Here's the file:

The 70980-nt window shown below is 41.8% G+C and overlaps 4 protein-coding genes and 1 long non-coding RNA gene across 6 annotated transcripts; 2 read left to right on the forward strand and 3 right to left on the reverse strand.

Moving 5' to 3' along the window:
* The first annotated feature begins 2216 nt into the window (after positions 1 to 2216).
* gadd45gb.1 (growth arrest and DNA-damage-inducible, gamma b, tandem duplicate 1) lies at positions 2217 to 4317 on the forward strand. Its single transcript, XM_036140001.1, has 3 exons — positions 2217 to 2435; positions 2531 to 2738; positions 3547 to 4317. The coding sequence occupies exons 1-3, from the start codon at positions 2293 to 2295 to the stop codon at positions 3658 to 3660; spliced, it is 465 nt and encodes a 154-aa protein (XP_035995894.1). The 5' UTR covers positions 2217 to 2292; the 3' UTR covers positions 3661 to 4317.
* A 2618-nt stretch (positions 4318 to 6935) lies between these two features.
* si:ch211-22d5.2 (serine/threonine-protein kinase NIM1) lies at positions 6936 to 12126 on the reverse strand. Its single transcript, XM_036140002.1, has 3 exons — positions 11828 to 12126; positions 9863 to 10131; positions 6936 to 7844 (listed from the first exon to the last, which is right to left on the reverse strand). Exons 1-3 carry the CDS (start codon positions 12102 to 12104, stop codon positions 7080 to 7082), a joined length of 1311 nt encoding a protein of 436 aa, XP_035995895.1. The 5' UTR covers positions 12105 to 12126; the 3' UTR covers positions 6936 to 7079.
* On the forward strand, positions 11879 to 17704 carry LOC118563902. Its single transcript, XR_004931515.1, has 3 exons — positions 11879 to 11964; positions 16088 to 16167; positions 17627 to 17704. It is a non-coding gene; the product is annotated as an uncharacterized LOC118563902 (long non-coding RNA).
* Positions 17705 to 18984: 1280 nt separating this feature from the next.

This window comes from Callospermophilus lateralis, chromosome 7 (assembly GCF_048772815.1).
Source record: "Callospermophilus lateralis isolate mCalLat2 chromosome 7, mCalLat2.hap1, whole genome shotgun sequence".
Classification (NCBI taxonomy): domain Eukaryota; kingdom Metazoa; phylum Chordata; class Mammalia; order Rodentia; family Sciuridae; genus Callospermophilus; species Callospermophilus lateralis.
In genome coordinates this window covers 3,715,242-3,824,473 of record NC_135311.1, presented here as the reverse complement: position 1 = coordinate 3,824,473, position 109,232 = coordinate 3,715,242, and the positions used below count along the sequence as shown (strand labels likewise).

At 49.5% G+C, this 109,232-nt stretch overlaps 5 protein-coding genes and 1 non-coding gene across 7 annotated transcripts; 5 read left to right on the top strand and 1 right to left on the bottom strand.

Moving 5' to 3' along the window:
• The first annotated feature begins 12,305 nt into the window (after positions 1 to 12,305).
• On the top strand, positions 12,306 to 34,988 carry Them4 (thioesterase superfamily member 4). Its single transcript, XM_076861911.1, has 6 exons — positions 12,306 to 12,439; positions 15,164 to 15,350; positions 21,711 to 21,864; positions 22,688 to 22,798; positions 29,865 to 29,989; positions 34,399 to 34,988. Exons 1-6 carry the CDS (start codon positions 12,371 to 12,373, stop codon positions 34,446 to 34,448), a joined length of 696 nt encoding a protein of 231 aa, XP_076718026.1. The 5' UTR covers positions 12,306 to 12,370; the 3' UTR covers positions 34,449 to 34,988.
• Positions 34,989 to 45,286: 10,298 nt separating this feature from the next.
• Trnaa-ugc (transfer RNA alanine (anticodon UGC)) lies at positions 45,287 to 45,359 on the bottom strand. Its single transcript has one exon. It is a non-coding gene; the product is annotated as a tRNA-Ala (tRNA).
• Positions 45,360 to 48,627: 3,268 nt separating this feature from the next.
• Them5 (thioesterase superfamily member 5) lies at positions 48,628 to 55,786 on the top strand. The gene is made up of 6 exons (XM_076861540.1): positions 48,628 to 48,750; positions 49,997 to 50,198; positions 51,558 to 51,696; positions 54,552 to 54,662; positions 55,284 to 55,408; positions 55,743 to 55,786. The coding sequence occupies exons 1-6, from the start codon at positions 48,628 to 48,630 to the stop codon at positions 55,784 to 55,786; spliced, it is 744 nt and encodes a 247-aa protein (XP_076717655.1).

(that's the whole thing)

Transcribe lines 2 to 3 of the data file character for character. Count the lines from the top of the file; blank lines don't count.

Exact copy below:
Moving 5' to 3' along the window:
* The first annotated feature begins 2216 nt into the window (after positions 1 to 2216).